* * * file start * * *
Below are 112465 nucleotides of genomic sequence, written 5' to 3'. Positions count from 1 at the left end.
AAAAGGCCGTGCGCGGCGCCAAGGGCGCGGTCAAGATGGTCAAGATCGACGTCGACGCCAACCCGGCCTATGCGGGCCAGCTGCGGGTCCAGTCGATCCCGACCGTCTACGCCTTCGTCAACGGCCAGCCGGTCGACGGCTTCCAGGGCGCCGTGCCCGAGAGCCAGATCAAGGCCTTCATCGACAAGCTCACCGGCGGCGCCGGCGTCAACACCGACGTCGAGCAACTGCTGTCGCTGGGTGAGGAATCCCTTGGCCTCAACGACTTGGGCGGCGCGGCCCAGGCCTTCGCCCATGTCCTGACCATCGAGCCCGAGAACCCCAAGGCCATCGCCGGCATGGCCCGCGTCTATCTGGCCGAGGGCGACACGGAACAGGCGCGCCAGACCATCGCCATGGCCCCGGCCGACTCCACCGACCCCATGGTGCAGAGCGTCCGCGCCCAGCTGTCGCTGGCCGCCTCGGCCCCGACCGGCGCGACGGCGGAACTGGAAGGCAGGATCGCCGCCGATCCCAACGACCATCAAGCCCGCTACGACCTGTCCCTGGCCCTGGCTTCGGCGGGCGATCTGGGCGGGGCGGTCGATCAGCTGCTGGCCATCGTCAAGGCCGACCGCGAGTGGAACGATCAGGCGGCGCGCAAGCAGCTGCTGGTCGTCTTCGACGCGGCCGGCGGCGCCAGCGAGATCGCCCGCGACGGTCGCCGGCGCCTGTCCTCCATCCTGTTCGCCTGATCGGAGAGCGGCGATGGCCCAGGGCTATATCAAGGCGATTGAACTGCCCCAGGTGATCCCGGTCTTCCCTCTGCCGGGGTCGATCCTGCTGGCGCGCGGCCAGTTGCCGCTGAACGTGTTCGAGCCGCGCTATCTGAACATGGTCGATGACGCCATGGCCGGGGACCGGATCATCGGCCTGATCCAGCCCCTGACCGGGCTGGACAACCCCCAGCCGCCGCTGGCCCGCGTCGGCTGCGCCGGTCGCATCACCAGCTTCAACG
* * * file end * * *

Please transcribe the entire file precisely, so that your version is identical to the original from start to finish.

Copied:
Below are 112465 nucleotides of genomic sequence, written 5' to 3'. Positions count from 1 at the left end.
AAAAGGCCGTGCGCGGCGCCAAGGGCGCGGTCAAGATGGTCAAGATCGACGTCGACGCCAACCCGGCCTATGCGGGCCAGCTGCGGGTCCAGTCGATCCCGACCGTCTACGCCTTCGTCAACGGCCAGCCGGTCGACGGCTTCCAGGGCGCCGTGCCCGAGAGCCAGATCAAGGCCTTCATCGACAAGCTCACCGGCGGCGCCGGCGTCAACACCGACGTCGAGCAACTGCTGTCGCTGGGTGAGGAATCCCTTGGCCTCAACGACTTGGGCGGCGCGGCCCAGGCCTTCGCCCATGTCCTGACCATCGAGCCCGAGAACCCCAAGGCCATCGCCGGCATGGCCCGCGTCTATCTGGCCGAGGGCGACACGGAACAGGCGCGCCAGACCATCGCCATGGCCCCGGCCGACTCCACCGACCCCATGGTGCAGAGCGTCCGCGCCCAGCTGTCGCTGGCCGCCTCGGCCCCGACCGGCGCGACGGCGGAACTGGAAGGCAGGATCGCCGCCGATCCCAACGACCATCAAGCCCGCTACGACCTGTCCCTGGCCCTGGCTTCGGCGGGCGATCTGGGCGGGGCGGTCGATCAGCTGCTGGCCATCGTCAAGGCCGACCGCGAGTGGAACGATCAGGCGGCGCGCAAGCAGCTGCTGGTCGTCTTCGACGCGGCCGGCGGCGCCAGCGAGATCGCCCGCGACGGTCGCCGGCGCCTGTCCTCCATCCTGTTCGCCTGATCGGAGAGCGGCGATGGCCCAGGGCTATATCAAGGCGATTGAACTGCCCCAGGTGATCCCGGTCTTCCCTCTGCCGGGGTCGATCCTGCTGGCGCGCGGCCAGTTGCCGCTGAACGTGTTCGAGCCGCGCTATCTGAACATGGTCGATGACGCCATGGCCGGGGACCGGATCATCGGCCTGATCCAGCCCCTGACCGGGCTGGACAACCCCCAGCCGCCGCTGGCCCGCGTCGGCTGCGCCGGTCGCATCACCAGCTTCAACG